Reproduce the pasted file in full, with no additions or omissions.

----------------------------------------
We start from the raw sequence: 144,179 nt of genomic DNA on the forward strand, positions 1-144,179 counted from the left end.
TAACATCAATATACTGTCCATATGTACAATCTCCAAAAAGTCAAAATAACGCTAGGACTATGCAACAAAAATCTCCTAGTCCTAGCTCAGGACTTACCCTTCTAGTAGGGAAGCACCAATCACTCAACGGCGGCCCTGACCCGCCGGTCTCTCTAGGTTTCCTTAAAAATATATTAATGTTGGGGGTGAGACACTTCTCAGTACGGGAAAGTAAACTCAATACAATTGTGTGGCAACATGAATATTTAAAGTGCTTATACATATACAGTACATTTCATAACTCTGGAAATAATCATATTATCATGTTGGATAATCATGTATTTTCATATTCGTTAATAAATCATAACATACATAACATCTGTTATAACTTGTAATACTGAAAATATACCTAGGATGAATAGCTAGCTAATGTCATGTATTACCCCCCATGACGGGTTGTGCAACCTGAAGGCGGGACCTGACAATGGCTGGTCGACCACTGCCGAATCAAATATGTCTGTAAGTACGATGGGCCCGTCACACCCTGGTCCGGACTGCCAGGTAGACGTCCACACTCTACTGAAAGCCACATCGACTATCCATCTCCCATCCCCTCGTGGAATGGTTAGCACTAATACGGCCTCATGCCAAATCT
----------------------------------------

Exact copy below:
We start from the raw sequence: 144,179 nt of genomic DNA on the forward strand, positions 1-144,179 counted from the left end.
TAACATCAATATACTGTCCATATGTACAATCTCCAAAAAGTCAAAATAACGCTAGGACTATGCAACAAAAATCTCCTAGTCCTAGCTCAGGACTTACCCTTCTAGTAGGGAAGCACCAATCACTCAACGGCGGCCCTGACCCGCCGGTCTCTCTAGGTTTCCTTAAAAATATATTAATGTTGGGGGTGAGACACTTCTCAGTACGGGAAAGTAAACTCAATACAATTGTGTGGCAACATGAATATTTAAAGTGCTTATACATATACAGTACATTTCATAACTCTGGAAATAATCATATTATCATGTTGGATAATCATGTATTTTCATATTCGTTAATAAATCATAACATACATAACATCTGTTATAACTTGTAATACTGAAAATATACCTAGGATGAATAGCTAGCTAATGTCATGTATTACCCCCCATGACGGGTTGTGCAACCTGAAGGCGGGACCTGACAATGGCTGGTCGACCACTGCCGAATCAAATATGTCTGTAAGTACGATGGGCCCGTCACACCCTGGTCCGGACTGCCAGGTAGACGTCCACACTCTACTGAAAGCCACATCGACTATCCATCTCCCATCCCCTCGTGGAATGGTTAGCACTAATACGGCCTCATGCCAAATCT